Why is Tanning Dangerous?

Biomedical Sciences

By: Ross Keller, 4th year PhD candidate in the Biomedical Sciences Graduate Program

tanning-bed-165167_640

Do you use tanning beds? Image: Gerlach (Pixabay)

Summer will be here soon, and after being stuck inside all winter, it will be welcomed with open arms.

But as we plan trips to beaches and lakes around the country, a lot of us (including myself) will look at our pale arms and legs and think of ways to get that bronze glow to go along with the summer sun.

Millions of people will soon be soaking up the sun’s rays or purchasing a tanning membership in an effort to achieve a sun-kissed look, but take heed: there is one big reason to rethink lying in the sun or under the lamps of a tanning bed.

There are misconceptions that one way of tanning is less damaging than the other—some circles claim natural sunlight is good for your skin, while others believe the artificial lights of the tanning beds are actually better than sunlight.

In reality, both are dangerous, and the danger lies in the increased risk of developing skin cancer.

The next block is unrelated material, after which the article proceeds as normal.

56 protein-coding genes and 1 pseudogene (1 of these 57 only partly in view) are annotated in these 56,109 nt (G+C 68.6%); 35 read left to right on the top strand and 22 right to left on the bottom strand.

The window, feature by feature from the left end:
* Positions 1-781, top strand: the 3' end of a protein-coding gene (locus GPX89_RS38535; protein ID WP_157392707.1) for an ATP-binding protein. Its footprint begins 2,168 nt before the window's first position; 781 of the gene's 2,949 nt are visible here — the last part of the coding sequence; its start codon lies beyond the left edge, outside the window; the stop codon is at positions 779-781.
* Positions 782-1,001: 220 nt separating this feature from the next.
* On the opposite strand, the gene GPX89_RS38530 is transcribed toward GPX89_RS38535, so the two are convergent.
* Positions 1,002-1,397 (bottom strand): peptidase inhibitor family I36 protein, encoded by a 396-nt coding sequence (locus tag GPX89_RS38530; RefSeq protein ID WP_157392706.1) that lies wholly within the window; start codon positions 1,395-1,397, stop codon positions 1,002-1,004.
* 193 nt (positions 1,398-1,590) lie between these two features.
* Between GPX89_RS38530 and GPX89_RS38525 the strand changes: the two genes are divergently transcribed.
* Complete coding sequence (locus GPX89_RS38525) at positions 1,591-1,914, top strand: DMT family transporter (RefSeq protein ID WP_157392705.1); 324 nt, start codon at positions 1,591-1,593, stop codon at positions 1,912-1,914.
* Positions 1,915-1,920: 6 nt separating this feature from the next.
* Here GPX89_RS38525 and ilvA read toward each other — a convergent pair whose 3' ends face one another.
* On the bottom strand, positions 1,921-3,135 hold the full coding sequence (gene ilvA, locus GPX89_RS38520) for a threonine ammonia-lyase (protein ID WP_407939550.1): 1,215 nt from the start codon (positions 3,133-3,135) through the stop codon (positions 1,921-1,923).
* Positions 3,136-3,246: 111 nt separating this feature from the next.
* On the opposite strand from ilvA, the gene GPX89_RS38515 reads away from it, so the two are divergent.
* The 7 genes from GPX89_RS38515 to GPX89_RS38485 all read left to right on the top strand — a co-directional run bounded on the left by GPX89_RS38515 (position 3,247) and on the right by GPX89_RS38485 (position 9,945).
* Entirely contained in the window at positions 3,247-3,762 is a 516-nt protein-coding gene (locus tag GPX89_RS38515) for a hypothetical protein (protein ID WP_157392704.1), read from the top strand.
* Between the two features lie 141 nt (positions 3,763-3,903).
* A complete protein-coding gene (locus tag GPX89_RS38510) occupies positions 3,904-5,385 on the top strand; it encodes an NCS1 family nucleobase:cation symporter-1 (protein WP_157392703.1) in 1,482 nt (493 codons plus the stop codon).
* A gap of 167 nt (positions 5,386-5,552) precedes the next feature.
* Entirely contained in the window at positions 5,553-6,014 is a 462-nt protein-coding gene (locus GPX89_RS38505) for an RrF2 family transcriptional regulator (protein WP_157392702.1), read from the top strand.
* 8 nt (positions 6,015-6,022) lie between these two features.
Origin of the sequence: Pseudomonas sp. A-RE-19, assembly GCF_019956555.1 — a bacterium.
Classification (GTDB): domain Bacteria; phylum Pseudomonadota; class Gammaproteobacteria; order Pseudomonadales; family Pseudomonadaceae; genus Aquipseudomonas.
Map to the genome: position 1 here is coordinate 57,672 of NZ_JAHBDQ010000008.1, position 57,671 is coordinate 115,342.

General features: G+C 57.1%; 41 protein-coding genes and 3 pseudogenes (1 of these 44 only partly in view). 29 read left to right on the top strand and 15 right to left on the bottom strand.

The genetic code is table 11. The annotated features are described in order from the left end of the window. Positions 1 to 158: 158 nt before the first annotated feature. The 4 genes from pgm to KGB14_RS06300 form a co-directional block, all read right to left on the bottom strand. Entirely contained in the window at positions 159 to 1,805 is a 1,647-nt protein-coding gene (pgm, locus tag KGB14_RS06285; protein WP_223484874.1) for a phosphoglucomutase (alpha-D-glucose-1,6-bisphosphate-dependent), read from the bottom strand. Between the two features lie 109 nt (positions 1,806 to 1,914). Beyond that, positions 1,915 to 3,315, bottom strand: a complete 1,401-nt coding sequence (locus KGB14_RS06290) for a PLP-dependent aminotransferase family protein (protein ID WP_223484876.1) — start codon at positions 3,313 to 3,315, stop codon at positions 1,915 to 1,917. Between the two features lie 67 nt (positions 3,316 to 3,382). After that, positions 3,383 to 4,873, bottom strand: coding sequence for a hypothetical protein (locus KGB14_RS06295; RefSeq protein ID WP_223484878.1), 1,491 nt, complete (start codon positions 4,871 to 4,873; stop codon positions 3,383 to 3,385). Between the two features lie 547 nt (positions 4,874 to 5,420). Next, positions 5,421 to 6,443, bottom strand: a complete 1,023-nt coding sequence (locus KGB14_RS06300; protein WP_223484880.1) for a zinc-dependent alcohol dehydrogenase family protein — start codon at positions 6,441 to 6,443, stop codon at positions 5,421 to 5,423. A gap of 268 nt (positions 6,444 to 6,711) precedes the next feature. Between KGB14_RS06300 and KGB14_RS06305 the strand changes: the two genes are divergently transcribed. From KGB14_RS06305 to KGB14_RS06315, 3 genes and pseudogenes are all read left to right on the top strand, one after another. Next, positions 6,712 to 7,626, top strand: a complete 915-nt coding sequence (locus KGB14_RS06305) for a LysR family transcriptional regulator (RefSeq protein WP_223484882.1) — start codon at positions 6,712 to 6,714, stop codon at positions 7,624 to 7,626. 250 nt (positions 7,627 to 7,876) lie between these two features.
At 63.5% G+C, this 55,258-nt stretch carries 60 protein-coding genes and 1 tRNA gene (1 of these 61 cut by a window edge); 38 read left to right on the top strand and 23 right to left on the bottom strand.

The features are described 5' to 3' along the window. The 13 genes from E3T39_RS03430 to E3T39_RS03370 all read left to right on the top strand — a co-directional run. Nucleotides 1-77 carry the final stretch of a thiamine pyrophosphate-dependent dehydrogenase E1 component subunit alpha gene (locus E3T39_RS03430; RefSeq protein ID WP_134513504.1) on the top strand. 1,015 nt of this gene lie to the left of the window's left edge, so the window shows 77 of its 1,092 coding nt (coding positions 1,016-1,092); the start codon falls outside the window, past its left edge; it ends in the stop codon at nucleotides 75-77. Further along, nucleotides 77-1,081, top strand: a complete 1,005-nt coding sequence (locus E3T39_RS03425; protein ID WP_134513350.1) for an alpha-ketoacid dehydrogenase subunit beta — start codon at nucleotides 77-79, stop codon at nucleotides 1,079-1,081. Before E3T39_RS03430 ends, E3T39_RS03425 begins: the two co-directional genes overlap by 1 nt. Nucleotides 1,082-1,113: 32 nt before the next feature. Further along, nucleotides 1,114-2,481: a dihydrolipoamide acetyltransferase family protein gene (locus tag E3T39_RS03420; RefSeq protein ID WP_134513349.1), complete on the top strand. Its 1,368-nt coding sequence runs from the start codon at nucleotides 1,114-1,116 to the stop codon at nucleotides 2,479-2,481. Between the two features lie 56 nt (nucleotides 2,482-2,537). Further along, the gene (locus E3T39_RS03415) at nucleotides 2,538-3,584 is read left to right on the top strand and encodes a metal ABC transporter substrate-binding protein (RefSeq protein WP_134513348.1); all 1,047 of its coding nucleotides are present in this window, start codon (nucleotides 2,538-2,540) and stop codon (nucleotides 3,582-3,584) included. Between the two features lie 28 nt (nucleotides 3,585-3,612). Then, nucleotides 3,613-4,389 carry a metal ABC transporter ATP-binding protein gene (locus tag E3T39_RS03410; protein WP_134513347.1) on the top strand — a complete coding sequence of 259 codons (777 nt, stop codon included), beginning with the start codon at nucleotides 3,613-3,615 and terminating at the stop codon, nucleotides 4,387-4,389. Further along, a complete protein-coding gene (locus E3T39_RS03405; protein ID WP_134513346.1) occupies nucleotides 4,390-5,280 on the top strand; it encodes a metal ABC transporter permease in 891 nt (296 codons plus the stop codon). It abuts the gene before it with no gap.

Reverse Seasonal Affective Disorder: People who get SAD in the Summer

Neuroscience

By: Lina Jamis, 2nd year student in the Anatomy Graduate Program

face-110104_640

Summertime sadness. (Image credit: Pixabay)

Snow-lovers rejoice—winter is coming!

And no, this isn’t an allusion to Game of Thrones. With the end of Daylight Savings, the days are becoming darker earlier, which for some can mean the onset of the winter blues. The medical term for this is Seasonal Affective Disorder (SAD), a condition caused by a mélange of changes in our biological clocks, serotonin levels, and melatonin production, all of which affect our mood.

While many of us are familiar with SAD, there are, in fact, people that get SAD in reverse. For a small group of people, the dark days of winter don’t elicit depression, but renewed vigor and improved mood.